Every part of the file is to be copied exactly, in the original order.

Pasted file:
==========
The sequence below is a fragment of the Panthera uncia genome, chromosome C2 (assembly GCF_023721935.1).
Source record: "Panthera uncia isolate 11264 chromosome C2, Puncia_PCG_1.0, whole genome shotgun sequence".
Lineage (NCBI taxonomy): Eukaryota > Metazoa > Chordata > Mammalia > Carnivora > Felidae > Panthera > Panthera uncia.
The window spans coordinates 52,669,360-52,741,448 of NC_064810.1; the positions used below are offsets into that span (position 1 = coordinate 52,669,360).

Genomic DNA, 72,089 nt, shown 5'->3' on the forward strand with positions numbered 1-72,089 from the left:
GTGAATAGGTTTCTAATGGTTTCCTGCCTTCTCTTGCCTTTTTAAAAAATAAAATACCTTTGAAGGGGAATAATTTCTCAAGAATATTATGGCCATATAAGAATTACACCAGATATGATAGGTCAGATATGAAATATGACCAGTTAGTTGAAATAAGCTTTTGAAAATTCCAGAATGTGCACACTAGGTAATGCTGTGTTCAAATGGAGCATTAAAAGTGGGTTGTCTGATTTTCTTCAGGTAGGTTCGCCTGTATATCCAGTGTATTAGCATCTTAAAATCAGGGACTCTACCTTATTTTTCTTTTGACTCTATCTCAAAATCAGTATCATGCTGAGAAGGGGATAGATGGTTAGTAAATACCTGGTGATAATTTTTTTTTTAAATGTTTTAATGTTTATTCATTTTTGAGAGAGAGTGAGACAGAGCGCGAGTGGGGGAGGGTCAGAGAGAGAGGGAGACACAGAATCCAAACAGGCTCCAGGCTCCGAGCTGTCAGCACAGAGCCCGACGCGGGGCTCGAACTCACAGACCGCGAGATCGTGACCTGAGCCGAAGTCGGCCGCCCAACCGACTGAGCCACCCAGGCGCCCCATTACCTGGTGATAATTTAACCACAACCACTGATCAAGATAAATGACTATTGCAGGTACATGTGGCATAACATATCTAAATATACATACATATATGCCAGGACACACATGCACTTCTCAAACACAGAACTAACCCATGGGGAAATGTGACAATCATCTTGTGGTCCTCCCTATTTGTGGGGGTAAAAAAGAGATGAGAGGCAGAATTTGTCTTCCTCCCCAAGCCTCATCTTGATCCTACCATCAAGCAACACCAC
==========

The sequence below is a fragment of the Panthera uncia genome, chromosome C2 (assembly GCF_023721935.1).
Source record: "Panthera uncia isolate 11264 chromosome C2, Puncia_PCG_1.0, whole genome shotgun sequence".
Lineage (NCBI taxonomy): Eukaryota > Metazoa > Chordata > Mammalia > Carnivora > Felidae > Panthera > Panthera uncia.
The window spans coordinates 52,669,360-52,741,448 of NC_064810.1; the positions used below are offsets into that span (position 1 = coordinate 52,669,360).

Genomic DNA, 72,089 nt, shown 5'->3' on the forward strand with positions numbered 1-72,089 from the left:
GTGAATAGGTTTCTAATGGTTTCCTGCCTTCTCTTGCCTTTTTAAAAAATAAAATACCTTTGAAGGGGAATAATTTCTCAAGAATATTATGGCCATATAAGAATTACACCAGATATGATAGGTCAGATATGAAATATGACCAGTTAGTTGAAATAAGCTTTTGAAAATTCCAGAATGTGCACACTAGGTAATGCTGTGTTCAAATGGAGCATTAAAAGTGGGTTGTCTGATTTTCTTCAGGTAGGTTCGCCTGTATATCCAGTGTATTAGCATCTTAAAATCAGGGACTCTACCTTATTTTTCTTTTGACTCTATCTCAAAATCAGTATCATGCTGAGAAGGGGATAGATGGTTAGTAAATACCTGGTGATAATTTTTTTTTTAAATGTTTTAATGTTTATTCATTTTTGAGAGAGAGTGAGACAGAGCGCGAGTGGGGGAGGGTCAGAGAGAGAGGGAGACACAGAATCCAAACAGGCTCCAGGCTCCGAGCTGTCAGCACAGAGCCCGACGCGGGGCTCGAACTCACAGACCGCGAGATCGTGACCTGAGCCGAAGTCGGCCGCCCAACCGACTGAGCCACCCAGGCGCCCCATTACCTGGTGATAATTTAACCACAACCACTGATCAAGATAAATGACTATTGCAGGTACATGTGGCATAACATATCTAAATATACATACATATATGCCAGGACACACATGCACTTCTCAAACACAGAACTAACCCATGGGGAAATGTGACAATCATCTTGTGGTCCTCCCTATTTGTGGGGGTAAAAAAGAGATGAGAGGCAGAATTTGTCTTCCTCCCCAAGCCTCATCTTGATCCTACCATCAAGCAACACCAC